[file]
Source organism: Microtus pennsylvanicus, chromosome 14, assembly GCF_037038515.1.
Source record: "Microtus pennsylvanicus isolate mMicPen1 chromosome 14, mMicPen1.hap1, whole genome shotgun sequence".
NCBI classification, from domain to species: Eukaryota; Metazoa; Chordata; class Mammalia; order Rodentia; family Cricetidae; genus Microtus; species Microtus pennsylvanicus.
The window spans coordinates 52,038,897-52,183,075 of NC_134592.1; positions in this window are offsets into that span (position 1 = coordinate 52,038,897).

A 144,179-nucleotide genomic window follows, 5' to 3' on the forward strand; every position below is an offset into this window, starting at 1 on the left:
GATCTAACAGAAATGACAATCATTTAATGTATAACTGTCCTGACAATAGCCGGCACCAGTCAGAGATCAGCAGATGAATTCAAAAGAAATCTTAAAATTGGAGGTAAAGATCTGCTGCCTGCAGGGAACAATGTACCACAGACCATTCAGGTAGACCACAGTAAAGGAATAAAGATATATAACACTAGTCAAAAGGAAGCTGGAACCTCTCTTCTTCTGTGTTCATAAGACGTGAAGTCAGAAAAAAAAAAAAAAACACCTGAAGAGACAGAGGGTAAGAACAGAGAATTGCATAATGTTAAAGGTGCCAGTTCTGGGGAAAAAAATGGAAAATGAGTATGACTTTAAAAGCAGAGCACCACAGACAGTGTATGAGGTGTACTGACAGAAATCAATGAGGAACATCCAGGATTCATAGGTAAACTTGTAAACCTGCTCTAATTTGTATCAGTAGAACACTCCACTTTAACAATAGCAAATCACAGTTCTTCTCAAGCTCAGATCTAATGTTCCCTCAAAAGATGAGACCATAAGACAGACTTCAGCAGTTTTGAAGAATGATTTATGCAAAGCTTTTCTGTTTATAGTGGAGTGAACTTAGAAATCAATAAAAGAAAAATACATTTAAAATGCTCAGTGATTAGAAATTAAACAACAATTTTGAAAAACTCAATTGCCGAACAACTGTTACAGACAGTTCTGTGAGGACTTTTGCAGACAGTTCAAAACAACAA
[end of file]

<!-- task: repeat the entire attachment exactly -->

Source organism: Microtus pennsylvanicus, chromosome 14, assembly GCF_037038515.1.
Source record: "Microtus pennsylvanicus isolate mMicPen1 chromosome 14, mMicPen1.hap1, whole genome shotgun sequence".
NCBI classification, from domain to species: Eukaryota; Metazoa; Chordata; class Mammalia; order Rodentia; family Cricetidae; genus Microtus; species Microtus pennsylvanicus.
The window spans coordinates 52,038,897-52,183,075 of NC_134592.1; positions in this window are offsets into that span (position 1 = coordinate 52,038,897).

A 144,179-nucleotide genomic window follows, 5' to 3' on the forward strand; every position below is an offset into this window, starting at 1 on the left:
GATCTAACAGAAATGACAATCATTTAATGTATAACTGTCCTGACAATAGCCGGCACCAGTCAGAGATCAGCAGATGAATTCAAAAGAAATCTTAAAATTGGAGGTAAAGATCTGCTGCCTGCAGGGAACAATGTACCACAGACCATTCAGGTAGACCACAGTAAAGGAATAAAGATATATAACACTAGTCAAAAGGAAGCTGGAACCTCTCTTCTTCTGTGTTCATAAGACGTGAAGTCAGAAAAAAAAAAAAAAACACCTGAAGAGACAGAGGGTAAGAACAGAGAATTGCATAATGTTAAAGGTGCCAGTTCTGGGGAAAAAAATGGAAAATGAGTATGACTTTAAAAGCAGAGCACCACAGACAGTGTATGAGGTGTACTGACAGAAATCAATGAGGAACATCCAGGATTCATAGGTAAACTTGTAAACCTGCTCTAATTTGTATCAGTAGAACACTCCACTTTAACAATAGCAAATCACAGTTCTTCTCAAGCTCAGATCTAATGTTCCCTCAAAAGATGAGACCATAAGACAGACTTCAGCAGTTTTGAAGAATGATTTATGCAAAGCTTTTCTGTTTATAGTGGAGTGAACTTAGAAATCAATAAAAGAAAAATACATTTAAAATGCTCAGTGATTAGAAATTAAACAACAATTTTGAAAAACTCAATTGCCGAACAACTGTTACAGACAGTTCTGTGAGGACTTTTGCAGACAGTTCAAAACAACAA